One take-away I'd like to give to you here is that comparatively, through my experience and research, the most important powers of a privacy commission are those that are proactive and general or systemic, rather than those that are reactive or individual-based. I would like to see the act reformed in such a way that some of the more proactive powers are included in the legislation. That includes order-making power. The commissioner can only make non-binding recommendations; he cannot compel a public body to take or cease any action without recourse to the courts.
I know there's been a lot of debate about this point over the years. I am encouraged that the Privacy Commissioner has now come around to the view that he does require order-making power such as that exercised by the commissioners in B.C. and Alberta. I think it's a natural progression.
The commissioner should obviously be given an explicit public education and research mandate, the same as that provided under PIPEDA. He does that anyway. It's not in the law. It shouldn't be controversial. A government agency should also be given the requirement to consult with him on draft legislation and regulation with privacy implications before they're tabled. He suggested that. It's a natural thing to do. It shouldn't be controversial.
Finally, on information sharing, the Privacy Act, in my view, has been ineffective in regulating the sharing of personal information among government agencies. I say more about this in my testimony. I won't go into any great depth here. The OPC has recommended that any sharing of information among agencies be made in a written manner. The problem, in my view, is the so-called “consistent use” exemption, which was originally intended as an exceptional circumstance—just those exceptional circumstances when agencies need to share data when they didn't think about it and it wasn't included in the Info Source database.
If you look at Info Source now, you see a whole range of consistent uses that are listed. I think it's got out of control and I think it needs to be reined in. There should be written requirements, and so on.
Finally, if I may, I'd like to say something about the capture and processing of personal data by federal political parties. I understand that the committee has been interested in this question. I'd be interested in answering any questions you have about it. I wrote a report on this subject for the Office of the Privacy Commissioner back in 2012, and I actually testified before this committee two or three years ago when you were interested in social media and social networking in relation to this subject.
Political parties are largely exempt from Canadian privacy laws. They're not covered under PIPEDA or substantially similar provincial laws, with the exception of the Personal Information Protection Act in B.C. They're not government agencies, they're not covered by the Privacy Act, and they're largely exempt from CASL, the spam legislation, as well as from the do-not-call regulations administered by CRTC.
Thus, for the most part, individuals have no legal rights to learn what information is contained in party databases, which are extensive; to access and to correct those data; to remove themselves from the systems; or to restrict the collection, use, and disclosure of their personal data. For the most part, parties have no legal obligations to keep that information secure, to only retain it for as long as necessary, or to control who has access to it.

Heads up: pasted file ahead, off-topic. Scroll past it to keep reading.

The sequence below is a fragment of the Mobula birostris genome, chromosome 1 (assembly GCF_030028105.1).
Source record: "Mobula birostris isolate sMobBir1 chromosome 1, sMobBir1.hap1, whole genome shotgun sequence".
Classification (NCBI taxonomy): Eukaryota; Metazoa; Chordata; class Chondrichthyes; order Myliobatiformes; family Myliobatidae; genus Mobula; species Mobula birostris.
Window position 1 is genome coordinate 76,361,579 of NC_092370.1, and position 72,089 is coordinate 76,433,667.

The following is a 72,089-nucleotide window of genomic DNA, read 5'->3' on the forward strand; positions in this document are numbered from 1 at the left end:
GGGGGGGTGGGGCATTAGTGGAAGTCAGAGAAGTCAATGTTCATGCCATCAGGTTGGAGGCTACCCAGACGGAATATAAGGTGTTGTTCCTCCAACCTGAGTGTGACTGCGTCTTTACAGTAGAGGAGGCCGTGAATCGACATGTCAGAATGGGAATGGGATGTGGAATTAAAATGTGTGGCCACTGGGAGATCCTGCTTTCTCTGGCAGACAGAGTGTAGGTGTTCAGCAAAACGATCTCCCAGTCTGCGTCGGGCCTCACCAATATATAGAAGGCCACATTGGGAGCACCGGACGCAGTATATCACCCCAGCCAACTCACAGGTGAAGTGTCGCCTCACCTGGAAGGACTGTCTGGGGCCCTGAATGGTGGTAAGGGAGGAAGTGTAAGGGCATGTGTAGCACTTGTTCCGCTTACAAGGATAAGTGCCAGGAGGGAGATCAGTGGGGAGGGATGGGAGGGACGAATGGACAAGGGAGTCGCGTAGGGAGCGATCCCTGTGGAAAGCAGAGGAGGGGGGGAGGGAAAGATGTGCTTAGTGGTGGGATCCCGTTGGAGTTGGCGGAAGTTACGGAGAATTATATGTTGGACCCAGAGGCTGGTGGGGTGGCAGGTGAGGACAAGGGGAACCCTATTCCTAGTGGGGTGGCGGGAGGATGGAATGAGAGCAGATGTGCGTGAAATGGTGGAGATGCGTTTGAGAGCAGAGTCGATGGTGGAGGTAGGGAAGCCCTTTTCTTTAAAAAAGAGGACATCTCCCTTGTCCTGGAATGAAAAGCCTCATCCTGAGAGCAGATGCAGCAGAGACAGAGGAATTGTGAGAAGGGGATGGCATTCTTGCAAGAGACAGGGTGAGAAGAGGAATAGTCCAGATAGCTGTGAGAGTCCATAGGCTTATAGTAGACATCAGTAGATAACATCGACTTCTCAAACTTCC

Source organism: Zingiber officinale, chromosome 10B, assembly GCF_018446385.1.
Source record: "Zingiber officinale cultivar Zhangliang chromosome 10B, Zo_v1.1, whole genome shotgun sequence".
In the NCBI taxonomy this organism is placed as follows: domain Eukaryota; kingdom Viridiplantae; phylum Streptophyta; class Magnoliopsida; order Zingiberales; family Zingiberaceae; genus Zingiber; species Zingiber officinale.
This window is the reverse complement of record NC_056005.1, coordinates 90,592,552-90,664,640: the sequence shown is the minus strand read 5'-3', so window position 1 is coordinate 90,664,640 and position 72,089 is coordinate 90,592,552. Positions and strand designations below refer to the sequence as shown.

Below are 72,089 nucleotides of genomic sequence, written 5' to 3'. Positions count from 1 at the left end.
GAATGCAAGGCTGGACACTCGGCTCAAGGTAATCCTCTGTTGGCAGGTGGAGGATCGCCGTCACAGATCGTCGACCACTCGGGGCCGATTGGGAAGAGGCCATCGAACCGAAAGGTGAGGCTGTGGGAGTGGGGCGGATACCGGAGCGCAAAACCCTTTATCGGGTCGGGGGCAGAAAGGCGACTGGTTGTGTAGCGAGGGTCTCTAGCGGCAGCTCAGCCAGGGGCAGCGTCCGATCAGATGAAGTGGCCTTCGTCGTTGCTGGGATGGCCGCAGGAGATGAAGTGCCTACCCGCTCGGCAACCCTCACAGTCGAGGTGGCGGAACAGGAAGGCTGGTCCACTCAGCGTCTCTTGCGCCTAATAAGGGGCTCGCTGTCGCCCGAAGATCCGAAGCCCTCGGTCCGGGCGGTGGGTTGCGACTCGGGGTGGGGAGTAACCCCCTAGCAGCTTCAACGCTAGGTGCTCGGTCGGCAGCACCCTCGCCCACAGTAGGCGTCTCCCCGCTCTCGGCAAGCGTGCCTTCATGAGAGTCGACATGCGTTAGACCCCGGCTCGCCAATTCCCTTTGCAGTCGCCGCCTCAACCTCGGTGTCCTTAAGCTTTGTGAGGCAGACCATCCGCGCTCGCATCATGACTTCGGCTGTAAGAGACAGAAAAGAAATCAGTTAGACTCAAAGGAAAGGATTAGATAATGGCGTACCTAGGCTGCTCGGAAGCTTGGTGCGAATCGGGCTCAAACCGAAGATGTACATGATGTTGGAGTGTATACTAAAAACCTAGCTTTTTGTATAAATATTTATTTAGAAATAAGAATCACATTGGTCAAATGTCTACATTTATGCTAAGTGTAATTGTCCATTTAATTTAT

I am not arguing that the Privacy Act is the appropriate statutory vehicle to deal with this problem, and there are also problems with bringing parties under PIPEDA, but as I've done a lot of research on this subject, I just want to alert you to the fact that this is a huge gap in the Canadian privacy regime, and, in my view, and that it requires some urgent resolution.
I'll leave it at that for now. Thank you very much for your attention. I look forward to your questions and I hope to submit a longer submission later in the process.
Mr. Chair, ladies and gentlemen, thank you for giving me the opportunity to comment on the proposal advanced by the Privacy Commissioner in his letters of March 22 and September 13.
For reasons of brevity, and I will be brief, permit me to identify the recommendations with which I agree, without commenting on any of them.
I agree in principle with 11 of the recommendations made by the Privacy Commissioner, the OPC, namely recommendations 1 to 4, 6 to 8, and 11, 12, 14, and 16.
However, I disagree with six of his recommendations. Let me touch very briefly on the reasons for not endorsing these in my further comments.
First is recommendation 5, which deals with expanding judicial recourse and remedies under section 41. The only reason for my disagreement with this recommendation is that it doesn't go far enough. I believe one of the most important remedies that can be provided to a complainant is to handle his or her complaint in a reasonable amount of time. This is currently not happening. I recommend that a time limit be imposed upon the OPC to make findings and recommendations.
Recommendation 9 is to provide the OPC with an explicit public education and research mandate. I disagree with this. The Privacy Act has been in existence for 33 years. It's not a complex piece of legislation. Its breadth and its reach are rather limited. It deals exclusively with personal information in records under the control of the federal government. I don't believe the public needs to be educated on this right of access to their personal information. I anticipate that such an added function would lead to a substantial increase to an already large bureaucracy at the OPC.
I'm also of the mind that the role of public education and research, if required, should be left to the universities and research organizations or bar associations.